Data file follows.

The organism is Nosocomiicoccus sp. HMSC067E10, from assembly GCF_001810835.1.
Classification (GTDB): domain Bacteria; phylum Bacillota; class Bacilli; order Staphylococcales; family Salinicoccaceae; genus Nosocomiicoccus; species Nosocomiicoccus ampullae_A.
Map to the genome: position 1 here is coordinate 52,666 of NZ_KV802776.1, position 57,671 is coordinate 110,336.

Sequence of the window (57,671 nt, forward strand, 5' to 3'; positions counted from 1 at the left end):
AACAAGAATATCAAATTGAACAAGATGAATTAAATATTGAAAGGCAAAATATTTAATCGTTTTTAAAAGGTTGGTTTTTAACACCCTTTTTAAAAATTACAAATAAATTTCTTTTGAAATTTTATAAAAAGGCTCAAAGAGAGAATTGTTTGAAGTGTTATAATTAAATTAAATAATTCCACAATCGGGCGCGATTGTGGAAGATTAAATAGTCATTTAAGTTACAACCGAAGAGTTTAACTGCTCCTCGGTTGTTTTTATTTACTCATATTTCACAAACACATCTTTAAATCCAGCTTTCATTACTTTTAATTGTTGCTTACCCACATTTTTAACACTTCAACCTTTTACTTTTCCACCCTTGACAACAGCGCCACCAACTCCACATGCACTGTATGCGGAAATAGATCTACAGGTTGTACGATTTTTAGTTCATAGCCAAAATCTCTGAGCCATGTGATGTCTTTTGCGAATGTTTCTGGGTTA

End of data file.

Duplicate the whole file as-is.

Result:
The organism is Nosocomiicoccus sp. HMSC067E10, from assembly GCF_001810835.1.
Classification (GTDB): domain Bacteria; phylum Bacillota; class Bacilli; order Staphylococcales; family Salinicoccaceae; genus Nosocomiicoccus; species Nosocomiicoccus ampullae_A.
Map to the genome: position 1 here is coordinate 52,666 of NZ_KV802776.1, position 57,671 is coordinate 110,336.

Sequence of the window (57,671 nt, forward strand, 5' to 3'; positions counted from 1 at the left end):
AACAAGAATATCAAATTGAACAAGATGAATTAAATATTGAAAGGCAAAATATTTAATCGTTTTTAAAAGGTTGGTTTTTAACACCCTTTTTAAAAATTACAAATAAATTTCTTTTGAAATTTTATAAAAAGGCTCAAAGAGAGAATTGTTTGAAGTGTTATAATTAAATTAAATAATTCCACAATCGGGCGCGATTGTGGAAGATTAAATAGTCATTTAAGTTACAACCGAAGAGTTTAACTGCTCCTCGGTTGTTTTTATTTACTCATATTTCACAAACACATCTTTAAATCCAGCTTTCATTACTTTTAATTGTTGCTTACCCACATTTTTAACACTTCAACCTTTTACTTTTCCACCCTTGACAACAGCGCCACCAACTCCACATGCACTGTATGCGGAAATAGATCTACAGGTTGTACGATTTTTAGTTCATAGCCAAAATCTCTGAGCCATGTGATGTCTTTTGCGAATGTTTCTGGGTTA